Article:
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News and Media

News and Media

By Founder and President Kurt Lieber

Having just gotten back from my trip to Hawai’i to work with our partners there, I was anxious to get our Southern California crew together and get back in the coastal waters. 

Huntington Harbor harbors ghost gear

So, on May 6th, we had a small crew gear up and head to a site that we have been visiting for years now: the entrance Huntington Harbor.

Crew before departure

The weather was pretty ominous as we motored from San Pedro.  Seas weren’t too bad (2-3 feet), but the winds were strong and the clouds kept the sun at bay all day.  It wasn’t enough to deter us from our goal to get some abandoned traps out of harm’s way.

The divers this time out were: Al Laubenstein, Dennis Berube, and myself.  Rex Levi took over as captain, with Lisa Davis, Brooke LaDouceur and Jim Lieber onboard to handle the deck duties.

Divers ready to remove debris

Bad UW Vis doesn’t stop Ocean Defenders

When we arrived, we dropped anchor about 200 feet from the breakwall.  We could tell just by looking at the water that underwater visability (UW vis) was going to be pretty bad.  So Al, Dennis, and I made sure we had a plan in case we got separated. 

We had our UW scooters, so we knew getting around wasn’t going to be a problem.  But when you are moving around in these kinds of conditions all it takes is for you to look away for a couple of seconds and you’re now on your own…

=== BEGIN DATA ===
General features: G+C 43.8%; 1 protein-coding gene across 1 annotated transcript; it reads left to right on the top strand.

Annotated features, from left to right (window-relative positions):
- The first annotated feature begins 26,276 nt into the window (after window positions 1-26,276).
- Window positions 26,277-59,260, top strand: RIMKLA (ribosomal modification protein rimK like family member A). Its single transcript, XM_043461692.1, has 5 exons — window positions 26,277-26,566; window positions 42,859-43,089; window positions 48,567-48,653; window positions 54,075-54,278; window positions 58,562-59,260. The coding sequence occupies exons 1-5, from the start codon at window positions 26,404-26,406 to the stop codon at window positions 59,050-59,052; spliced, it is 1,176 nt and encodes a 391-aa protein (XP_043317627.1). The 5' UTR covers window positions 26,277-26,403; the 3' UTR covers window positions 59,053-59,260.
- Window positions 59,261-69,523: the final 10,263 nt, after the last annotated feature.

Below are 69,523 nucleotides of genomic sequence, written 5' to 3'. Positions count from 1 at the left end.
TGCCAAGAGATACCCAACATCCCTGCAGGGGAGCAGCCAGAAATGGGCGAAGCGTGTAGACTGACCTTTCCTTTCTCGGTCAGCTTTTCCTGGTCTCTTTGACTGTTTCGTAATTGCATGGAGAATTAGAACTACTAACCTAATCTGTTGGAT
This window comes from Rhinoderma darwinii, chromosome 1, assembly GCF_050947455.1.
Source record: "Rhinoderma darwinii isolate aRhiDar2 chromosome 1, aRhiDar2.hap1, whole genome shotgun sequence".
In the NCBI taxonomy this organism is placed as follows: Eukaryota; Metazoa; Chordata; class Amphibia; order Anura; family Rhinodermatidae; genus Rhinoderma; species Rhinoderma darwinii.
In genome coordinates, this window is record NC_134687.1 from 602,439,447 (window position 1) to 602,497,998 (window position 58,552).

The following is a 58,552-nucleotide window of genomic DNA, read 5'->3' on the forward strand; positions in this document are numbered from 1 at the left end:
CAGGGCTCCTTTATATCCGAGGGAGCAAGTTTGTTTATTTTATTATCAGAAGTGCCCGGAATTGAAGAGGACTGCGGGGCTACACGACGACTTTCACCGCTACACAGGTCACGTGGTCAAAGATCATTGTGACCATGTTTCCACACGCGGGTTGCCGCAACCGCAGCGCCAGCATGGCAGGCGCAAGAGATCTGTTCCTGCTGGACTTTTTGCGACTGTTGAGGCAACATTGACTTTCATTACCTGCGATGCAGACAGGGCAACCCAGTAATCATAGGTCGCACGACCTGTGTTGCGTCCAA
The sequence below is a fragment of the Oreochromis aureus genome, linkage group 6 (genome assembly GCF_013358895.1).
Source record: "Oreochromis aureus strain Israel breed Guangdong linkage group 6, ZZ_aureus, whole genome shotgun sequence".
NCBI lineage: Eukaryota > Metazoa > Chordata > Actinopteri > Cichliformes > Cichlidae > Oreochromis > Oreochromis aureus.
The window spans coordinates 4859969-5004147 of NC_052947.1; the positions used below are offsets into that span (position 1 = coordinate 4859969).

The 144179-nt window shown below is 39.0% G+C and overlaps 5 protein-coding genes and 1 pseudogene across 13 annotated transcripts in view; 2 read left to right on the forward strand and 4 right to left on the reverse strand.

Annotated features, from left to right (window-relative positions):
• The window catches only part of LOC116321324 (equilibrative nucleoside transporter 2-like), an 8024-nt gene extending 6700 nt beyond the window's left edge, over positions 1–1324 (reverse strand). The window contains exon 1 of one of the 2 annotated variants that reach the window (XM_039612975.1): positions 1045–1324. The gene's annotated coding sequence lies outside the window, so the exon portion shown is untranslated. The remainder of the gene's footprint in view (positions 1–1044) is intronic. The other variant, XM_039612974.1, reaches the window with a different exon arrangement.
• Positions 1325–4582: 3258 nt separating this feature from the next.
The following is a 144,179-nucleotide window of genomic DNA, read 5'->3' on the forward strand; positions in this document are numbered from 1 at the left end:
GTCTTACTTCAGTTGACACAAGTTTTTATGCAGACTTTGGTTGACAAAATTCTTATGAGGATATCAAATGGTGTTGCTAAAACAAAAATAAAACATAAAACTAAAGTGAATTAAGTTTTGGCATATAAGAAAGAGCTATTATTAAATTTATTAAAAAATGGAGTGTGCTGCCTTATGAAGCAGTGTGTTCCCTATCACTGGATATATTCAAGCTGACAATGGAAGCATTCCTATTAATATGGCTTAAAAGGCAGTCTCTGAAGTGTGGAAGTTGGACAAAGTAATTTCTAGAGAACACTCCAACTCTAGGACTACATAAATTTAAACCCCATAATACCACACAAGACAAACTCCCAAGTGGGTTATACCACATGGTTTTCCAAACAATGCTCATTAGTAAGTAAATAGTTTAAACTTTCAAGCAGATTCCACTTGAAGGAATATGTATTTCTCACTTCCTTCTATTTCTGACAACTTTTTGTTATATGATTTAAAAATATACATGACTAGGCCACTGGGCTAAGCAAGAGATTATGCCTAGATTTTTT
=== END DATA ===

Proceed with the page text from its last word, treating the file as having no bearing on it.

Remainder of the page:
Visibility at the surface was even worse than we thought it would be. We could barely see five feet.  But as we dropped down to 25 feet the vis got “better,” to maybe 7 feet.  Yikes, like swimming in pea soup!

Ghost gear is not invisible to us ;)

Al led the way and within a few minutes we were finding things.  We located one trap, which Al and Dennis attached two lift bags to and sent it to the surface.

Al filling lift bag

We continued on our way and found another trap.  But this one was really buried in the sand.  Two of us yanked on it and it felt like it was encased in cement.  Had to leave that one behind, unfortunately.  As we moved along we found several pieces of lobster traps that had broken apart, and so we attached them to more lift bags and sent them up as well.

Trap being removed from ocean

By this time the UW vis was really getting bad, so we decided to head back to the boat.  Al did an outstanding job of navigating us to within 50 feet of the boat.  Sweet!

Like bronco riding, wrangling debris

But now the seas had really picked up; to the point that it was difficult to get to the swim step.  We eventually made it and climbed back aboard. Whew!

In the meantime, Jim and Brooke had retrieved the lift bags using the RIB (rigid inflatable boat).

Brooke retrieves debris

Now the fun began, trying to wrestle the trap and remnants onto the boat, which was really pitching because of the rough seas.

Trap on davit being pulled out of ocean

But we got all the stuff on the front deck and decided to head back to port as the dive conditions were becoming worse by the minute.

ODA ladies wrangle debris

All in all it was good to be back in action. We removed one lobster trap, 100 feet of trap line, about 100 pounds of trap remnants, a fishing pole, and about 200 feet of fishing line.

ODA Crew with catch of the day

We couldn’t clean the seas without your help. We thank you for your support in helping ODA make our waters safer for our friends in the sea!

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